Over the decades, car accidents have been widely studied in Oklahoma and throughout the United States. These studies have tried to determine the most common causes of accidents and ways to prevent them. Each study has looked at different age groups. Oklahoma's situation reflects one particular problem seen elsewhere in the country: drivers 65 and older face unique challenges when they operate their vehicles. In 2012, an estimated 214,000 older Americans were injured, and 5,560 were killed in accidents.
What most affects the driving of older people? All of us experience physical changes as we age, including vision and hearing. Other medical conditions can also affect an older individual's driving skills. To ensure older drivers can travel safely, they should drive when weather and traffic conditions are the safest. If weather is harsh, it is better to not drive or to designate someone who can drive for the older person.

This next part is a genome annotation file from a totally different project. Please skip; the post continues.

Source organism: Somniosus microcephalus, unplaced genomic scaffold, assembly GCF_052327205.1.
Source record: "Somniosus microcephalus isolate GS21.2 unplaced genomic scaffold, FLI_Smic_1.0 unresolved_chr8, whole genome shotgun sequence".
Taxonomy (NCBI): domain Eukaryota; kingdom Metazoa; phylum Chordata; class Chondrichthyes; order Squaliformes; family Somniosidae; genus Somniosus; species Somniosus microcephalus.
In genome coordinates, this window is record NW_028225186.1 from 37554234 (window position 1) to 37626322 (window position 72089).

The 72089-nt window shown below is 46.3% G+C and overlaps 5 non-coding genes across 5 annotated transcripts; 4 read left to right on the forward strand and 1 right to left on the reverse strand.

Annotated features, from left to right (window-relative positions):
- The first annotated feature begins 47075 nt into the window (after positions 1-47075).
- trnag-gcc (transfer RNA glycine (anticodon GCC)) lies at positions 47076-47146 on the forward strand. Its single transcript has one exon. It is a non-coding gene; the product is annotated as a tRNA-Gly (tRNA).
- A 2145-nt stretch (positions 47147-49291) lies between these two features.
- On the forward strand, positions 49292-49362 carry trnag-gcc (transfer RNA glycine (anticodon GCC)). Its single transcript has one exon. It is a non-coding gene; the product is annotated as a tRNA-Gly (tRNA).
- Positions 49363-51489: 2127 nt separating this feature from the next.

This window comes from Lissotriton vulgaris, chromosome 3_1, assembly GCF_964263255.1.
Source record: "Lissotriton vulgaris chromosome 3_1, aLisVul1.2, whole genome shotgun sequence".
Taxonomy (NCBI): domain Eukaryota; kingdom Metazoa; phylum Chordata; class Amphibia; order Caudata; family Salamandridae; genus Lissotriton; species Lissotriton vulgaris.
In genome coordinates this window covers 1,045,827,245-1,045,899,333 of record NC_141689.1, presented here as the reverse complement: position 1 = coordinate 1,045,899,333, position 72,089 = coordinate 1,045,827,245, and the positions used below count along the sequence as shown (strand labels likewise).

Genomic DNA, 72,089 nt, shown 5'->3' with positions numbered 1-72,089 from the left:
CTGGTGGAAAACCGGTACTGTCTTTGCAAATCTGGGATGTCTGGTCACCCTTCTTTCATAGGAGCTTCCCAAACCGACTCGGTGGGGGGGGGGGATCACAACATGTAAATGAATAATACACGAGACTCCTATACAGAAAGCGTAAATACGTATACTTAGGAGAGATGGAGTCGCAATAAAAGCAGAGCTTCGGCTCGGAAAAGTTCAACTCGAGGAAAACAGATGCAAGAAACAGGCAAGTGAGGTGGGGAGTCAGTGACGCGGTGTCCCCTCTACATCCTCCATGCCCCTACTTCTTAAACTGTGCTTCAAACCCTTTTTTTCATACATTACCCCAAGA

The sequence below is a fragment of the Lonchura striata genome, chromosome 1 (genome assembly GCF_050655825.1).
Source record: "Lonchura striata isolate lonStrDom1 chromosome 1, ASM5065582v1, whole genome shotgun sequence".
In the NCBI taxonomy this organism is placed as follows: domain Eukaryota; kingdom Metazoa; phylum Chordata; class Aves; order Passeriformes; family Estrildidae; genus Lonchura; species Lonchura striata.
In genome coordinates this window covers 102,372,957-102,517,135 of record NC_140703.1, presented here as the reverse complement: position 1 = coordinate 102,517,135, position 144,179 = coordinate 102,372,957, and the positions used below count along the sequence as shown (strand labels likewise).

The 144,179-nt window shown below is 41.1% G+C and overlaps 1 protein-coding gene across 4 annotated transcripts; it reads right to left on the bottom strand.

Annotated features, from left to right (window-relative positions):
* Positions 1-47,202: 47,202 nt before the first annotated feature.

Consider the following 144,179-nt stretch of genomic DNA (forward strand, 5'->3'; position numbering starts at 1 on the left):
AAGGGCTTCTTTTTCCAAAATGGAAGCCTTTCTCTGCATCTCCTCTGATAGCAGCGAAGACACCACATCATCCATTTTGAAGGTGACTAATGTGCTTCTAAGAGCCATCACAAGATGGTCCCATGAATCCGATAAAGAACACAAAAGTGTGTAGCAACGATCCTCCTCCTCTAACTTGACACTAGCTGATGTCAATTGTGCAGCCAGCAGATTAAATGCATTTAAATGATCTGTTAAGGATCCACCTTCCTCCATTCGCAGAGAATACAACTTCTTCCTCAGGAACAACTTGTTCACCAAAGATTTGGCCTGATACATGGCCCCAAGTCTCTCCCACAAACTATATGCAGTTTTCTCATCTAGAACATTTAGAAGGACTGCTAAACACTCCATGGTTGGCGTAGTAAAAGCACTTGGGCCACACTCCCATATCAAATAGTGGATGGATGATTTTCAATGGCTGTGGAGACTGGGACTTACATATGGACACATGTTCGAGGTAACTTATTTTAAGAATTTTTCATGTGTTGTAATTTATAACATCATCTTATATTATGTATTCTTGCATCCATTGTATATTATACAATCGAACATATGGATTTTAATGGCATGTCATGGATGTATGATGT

What else can older drivers do to improve their safety? The following tips can help older adults safely navigate the road. First, older drivers should always wear seatbelts and shoulder restraints to cut down on the chance of serious injuries if they are in a collision. Second, regular exercise will help older drivers stay physically fit. Third, older individuals can check with their doctors to see if there are ways to limit the side effects of any drugs they take. Fourth, older drivers should have their vision and hearing checked regularly and use glasses or hearing aids if needed. Fifth, adult drivers should also avoid distractions such as answering phone calls or replying to text messages.
In case of a car accident, an older driver may be entitled to compensation if the accident resulted from another person's negligence. Accident victims can speak with a knowledgeable personal injury attorney for more information or assistance.
Source: DOT.gov, "Older population," accessed on Dec. 5, 2014